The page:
We are developing the social individualist meta-context for the future. From the very serious to the extremely frivolous... lets see what is on the mind of the Samizdata people.

Samizdata, derived from Samizdat /n. - a system of clandestine publication of banned literature in the USSR [Russ.,= self-publishing house]

Past the Point of Reasons Why

The Guardian reports that the government wants biometric iris-recognition machines installed in ten UK airports within a year.

The scanners will probably be welcomed by regular travellers for “speeding them past immigration queues”. Simply look the machine in the eye and say goodbye.

How many will consider the privacy ramifications of saving a few minutes at the airport? Are we to believe that once a big enough database is established these machines will not spread?

How long before we are scanned every time we enter a public place and that information recorded centrally? All to protect society, of course.

It seems Big Blunkett is determined to get us all on file by any means necessary.

Big Blunkett Bluster

Big Blunkett appears to be taking the Campbell approach: when caught out, bluster and shoot the messenger.

Blunkett has attacked the BBC’s “Asylum Day” reporting for being Powellite and racist.

John Ware of Panorama has refuted Blunkett’s claims in this letter to the Guardian.

The Panorama programme showed that the asylum system – for which Blunkett is responsible – is a mess. Whether you want tighter or looser rules, the current ones are not being enforced. Human and systemic error is rife despite the use of fingerprints.

Big Blunkett wants to introduce compulsory National Identity Cards. Programmes like this edition of Panorama show once again that any system is only as good as its weakest link – the human element.

If the Home Office can’t manage the records of a few thousand asylum seekers, what chance do they have of maintaining a national database on every one of us? Error and corruption will be rife, privacy will vanish.

This Panorama programme proved that Big Blunkett’s plans to watch us all will not achieve their stated aims. Was that the real reason he was so upset?

Cross-posted from An It Harm None

US Snooping Project Faces Axe

The BBC reports that in a surprisingly positive move, the US Senate has voted to withdraw funding from the proposed Terrorism Information Awareness programme (TIA).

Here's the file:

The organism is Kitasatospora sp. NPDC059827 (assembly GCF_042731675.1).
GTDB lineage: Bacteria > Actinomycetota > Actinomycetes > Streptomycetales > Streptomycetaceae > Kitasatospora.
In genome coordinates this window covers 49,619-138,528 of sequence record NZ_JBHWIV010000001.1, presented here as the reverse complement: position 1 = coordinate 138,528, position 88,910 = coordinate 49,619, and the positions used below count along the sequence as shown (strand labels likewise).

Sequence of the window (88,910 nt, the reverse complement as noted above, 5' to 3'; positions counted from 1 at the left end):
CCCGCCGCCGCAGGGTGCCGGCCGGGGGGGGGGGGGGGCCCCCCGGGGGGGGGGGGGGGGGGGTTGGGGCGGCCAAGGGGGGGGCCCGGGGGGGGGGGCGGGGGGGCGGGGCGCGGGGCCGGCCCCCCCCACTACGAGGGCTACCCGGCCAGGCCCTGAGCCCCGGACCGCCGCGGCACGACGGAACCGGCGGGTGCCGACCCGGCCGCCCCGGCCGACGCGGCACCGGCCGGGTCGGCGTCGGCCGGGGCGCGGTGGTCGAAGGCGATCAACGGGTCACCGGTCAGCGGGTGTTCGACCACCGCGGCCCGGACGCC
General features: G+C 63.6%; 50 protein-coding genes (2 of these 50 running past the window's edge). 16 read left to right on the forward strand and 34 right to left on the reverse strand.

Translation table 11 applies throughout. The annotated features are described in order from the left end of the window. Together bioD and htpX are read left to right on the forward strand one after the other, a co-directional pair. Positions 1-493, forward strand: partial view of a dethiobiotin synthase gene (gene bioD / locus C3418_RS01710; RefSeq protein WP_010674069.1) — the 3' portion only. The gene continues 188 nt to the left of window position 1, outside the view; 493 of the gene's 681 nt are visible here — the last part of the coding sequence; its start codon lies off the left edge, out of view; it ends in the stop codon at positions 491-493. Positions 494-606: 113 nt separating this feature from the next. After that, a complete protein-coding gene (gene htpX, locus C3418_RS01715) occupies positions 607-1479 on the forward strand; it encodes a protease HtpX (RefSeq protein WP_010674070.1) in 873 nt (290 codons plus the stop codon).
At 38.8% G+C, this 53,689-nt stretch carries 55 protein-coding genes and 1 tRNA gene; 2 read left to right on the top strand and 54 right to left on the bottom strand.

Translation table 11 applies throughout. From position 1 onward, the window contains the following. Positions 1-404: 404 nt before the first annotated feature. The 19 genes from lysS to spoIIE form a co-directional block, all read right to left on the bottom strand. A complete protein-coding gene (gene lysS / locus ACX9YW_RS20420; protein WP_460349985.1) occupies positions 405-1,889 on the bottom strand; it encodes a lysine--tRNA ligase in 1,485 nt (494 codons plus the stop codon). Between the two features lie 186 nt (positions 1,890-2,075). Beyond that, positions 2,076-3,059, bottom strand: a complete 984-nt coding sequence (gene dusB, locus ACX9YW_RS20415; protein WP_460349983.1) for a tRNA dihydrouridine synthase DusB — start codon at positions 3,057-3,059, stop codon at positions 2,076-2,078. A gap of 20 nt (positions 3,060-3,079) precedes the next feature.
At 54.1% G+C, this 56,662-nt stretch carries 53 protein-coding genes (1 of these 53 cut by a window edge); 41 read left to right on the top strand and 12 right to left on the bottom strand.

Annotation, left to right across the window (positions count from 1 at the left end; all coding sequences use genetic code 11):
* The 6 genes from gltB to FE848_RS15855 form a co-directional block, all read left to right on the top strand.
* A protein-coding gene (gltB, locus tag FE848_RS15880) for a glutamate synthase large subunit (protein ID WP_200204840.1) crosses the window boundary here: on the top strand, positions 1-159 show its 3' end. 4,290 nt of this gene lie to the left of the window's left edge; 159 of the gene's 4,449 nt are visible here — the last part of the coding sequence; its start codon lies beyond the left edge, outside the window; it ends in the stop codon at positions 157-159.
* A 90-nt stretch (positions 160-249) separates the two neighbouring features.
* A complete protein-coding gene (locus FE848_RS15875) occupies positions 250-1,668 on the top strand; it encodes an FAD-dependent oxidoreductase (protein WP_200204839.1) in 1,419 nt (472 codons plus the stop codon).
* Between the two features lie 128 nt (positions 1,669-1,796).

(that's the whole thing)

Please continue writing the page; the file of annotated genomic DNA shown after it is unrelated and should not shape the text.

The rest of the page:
The TIA (previously called by the much more chilling name “Total Information Awareness”) was to have been the largest snooping system in the world. Its objective was to centrally co-ordinate and cross-reference every single piece of data available on every single person in America. The justification for this appalling idea was the phoney “war on terror”. As usual, supporters used the lie that “the innocent have nothing to fear”.

It now seems that with funding removed the TIA will be scrapped – publicly at least.

Now if only this country could remove funding from then scrap Big Blunkett.

Be Seeing You

Tomorrow is apparently ID-Day. Big Blunkett is expected to announce plans for compulsory National Identity Cards that will turn the civil liberties clock back fifty years.

To those who say “the innocent have nothing to fear”, look at this Liberty report .

It tells how during the Iraq conflict the Terrorism Act 2000 was systematically used to harass protestors at RAF Fairford, Gloucestershire and deny them their civil liberties including freedom of movement and the right to peaceful protest. Police even served an anti-terrorism order on an eleven year old girl!

How much worse will it get once everyone is neatly filed, stamped and indexed?

Cross-posted from An It Harm None

Lords Reject Limitation of Trial by Jury

The House of Lords has thrown out Big Blunkett’s proposals to limit the right to trial by jury. They voted 210 to 136 to reject the proposals in the government’s Criminal Justice Bill.

The government now has to decide whether to try and force their plans through, accept the Lords’ amendment or drop the entire Bill.

Downing Street had suggested earlier that the entire Bill might be dropped.

We can but hope.

Cross-posted from The Chestnut Tree Cafe

Lords Clear Way for Repeal of Clause 28

Some good news for once:

The House of Lords has supported repeal of Clause 28 of the local Government Act. An amendment seen by many as an attempt to preserve Clause 28 was defeated by 50 votes.